why is the stock market dropping this week

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US stock markets continued their wild ride on Friday, ending one of the most volatile weeks in trading since the financial crisis as international stock markets continued to fall, spooked by fears of more rapidly rising interest rates. The Dow Jones Industrial Average, which lost more than, rose 30 points on Friday morning as the more broadly based S P 500 and the tech-heavy Nasdaq also moved into the black only to shortly lose those gains. By noon the Dow was down over 200 points and then rallied to end up over 300 points. Despite the rally, the Dow fell 5% over the week, one of its biggest one-week drops since the recession. World stock markets have dropped sharply from recent record highs over the past week. The rout started last Friday after the latest US jobs report was released. The report indicated stronger-than-expected growth in wages, adding pressure on the Federal Reserve to raise rates in order to head off inflation. In London, the FTSE 100 closed down 1%, while GermanyБs DAX and FranceБs CAC also lost ground. The moves came after, with TokyoБs Nikkei 225 down 2. 3% and Hong KongБs Hang Seng down 3. 1%. The sell-off extended to oil prices, with US crude futures down $1. 98, or 3. 24%, at $59. 18 a barrel on the New York mercantile exchange. The marketБs fluctuations leading into Friday. Peter Cardillo, chief market economist at First Standard Financial in New York, said the volatility in financial markets was likely to continue. БThis is typical of a market that has not yet fully corrected,Б he said. БWhat we are seeing here is uncertainty and investors selling into the rallies. Б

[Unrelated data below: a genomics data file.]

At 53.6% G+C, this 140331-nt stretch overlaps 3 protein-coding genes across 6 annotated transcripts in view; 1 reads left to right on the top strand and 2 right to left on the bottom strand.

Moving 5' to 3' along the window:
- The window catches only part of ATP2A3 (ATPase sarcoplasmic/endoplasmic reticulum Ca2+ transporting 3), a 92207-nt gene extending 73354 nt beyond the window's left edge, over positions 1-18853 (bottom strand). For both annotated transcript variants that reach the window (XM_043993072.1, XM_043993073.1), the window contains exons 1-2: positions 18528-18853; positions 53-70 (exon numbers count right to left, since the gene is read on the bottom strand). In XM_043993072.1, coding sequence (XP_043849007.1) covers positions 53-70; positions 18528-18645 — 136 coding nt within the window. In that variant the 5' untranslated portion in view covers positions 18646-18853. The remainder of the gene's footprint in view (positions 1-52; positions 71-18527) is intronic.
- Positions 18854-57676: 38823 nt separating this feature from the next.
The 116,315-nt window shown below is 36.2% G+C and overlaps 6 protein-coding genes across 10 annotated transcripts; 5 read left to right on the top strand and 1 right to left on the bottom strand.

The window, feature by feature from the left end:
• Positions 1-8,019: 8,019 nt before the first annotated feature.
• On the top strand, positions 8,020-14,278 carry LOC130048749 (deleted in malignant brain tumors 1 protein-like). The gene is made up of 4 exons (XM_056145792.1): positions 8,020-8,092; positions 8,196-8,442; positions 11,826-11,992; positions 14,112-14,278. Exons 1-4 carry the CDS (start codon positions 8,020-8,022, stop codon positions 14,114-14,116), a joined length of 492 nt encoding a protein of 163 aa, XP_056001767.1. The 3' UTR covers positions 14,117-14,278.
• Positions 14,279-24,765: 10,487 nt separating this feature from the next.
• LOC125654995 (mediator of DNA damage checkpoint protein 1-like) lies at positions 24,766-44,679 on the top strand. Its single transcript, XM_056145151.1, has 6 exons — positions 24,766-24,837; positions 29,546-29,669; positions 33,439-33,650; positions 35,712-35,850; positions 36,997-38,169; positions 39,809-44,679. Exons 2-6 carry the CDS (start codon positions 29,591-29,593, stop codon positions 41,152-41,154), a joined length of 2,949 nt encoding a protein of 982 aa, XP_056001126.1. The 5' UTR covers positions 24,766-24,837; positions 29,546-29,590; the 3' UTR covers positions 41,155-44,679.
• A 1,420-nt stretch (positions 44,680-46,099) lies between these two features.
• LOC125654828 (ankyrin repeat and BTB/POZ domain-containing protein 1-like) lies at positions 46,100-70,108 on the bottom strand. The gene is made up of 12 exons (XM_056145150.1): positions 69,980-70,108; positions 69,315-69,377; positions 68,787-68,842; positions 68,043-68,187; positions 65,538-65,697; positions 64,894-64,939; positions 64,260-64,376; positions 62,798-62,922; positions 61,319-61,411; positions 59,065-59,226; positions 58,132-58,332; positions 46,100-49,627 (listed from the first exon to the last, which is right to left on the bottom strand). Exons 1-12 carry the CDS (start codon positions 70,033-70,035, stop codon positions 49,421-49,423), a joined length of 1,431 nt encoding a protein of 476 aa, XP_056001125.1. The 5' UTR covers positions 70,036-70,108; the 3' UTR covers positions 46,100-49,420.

A jump in the yield on 10-year US treasury bonds Б a key indicator of inflationary pressure and the likelihood of higher interest rates Б appears to be a major factor in the latest sell-off.

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Early on Friday morning Congress signed a to keep the US government open and Cardillo said that move too was likely to add to volatility. The general economy remains robust with strong jobs growth and corporate earning. БBut what has changed is that the president has signed a new stopgap bill to reopen government and with that comes a price Б a lot of spending. Markets are fearful that increasing deficits mean a more hawkish Fed. Б The deal comes after Donald Trump pushed through an overhaul of the US tax system that is expected to cost $1. 5tn. The non-partisan Committee for a Responsible Federal Budget calculates that the new funding deal adds $420bn with interest to the national debt over 10 years and that if it and the tax cuts are extended, the USБs annual deficit is on course to reach $2. 1tn by 2027. Marc Goldwein, senior vice-president of the Committee for a Responsible Federal Budget, said the US government was Бplaying with fireБ. In the near term, he said, it was hard to speculate what drove Бevery bump and bounceБ in the markets but increasing deficits over the long term were likely to have major ramifications for the stock market and the wider US economy. БThese kinds of debt level are unsustainable,Б he said. are now 10% down from the highs they reached in late January Б a drop known as a correction. Markets would have to fall another 10% for them to enter a Бbear marketБ where pessimism outweighs optimism in the financial markets. ItБs been a wild ride for investors in the United States and worldwide in recent days. A market selloff that was sparked last week and accelerated on Monday hit the US and has across global markets.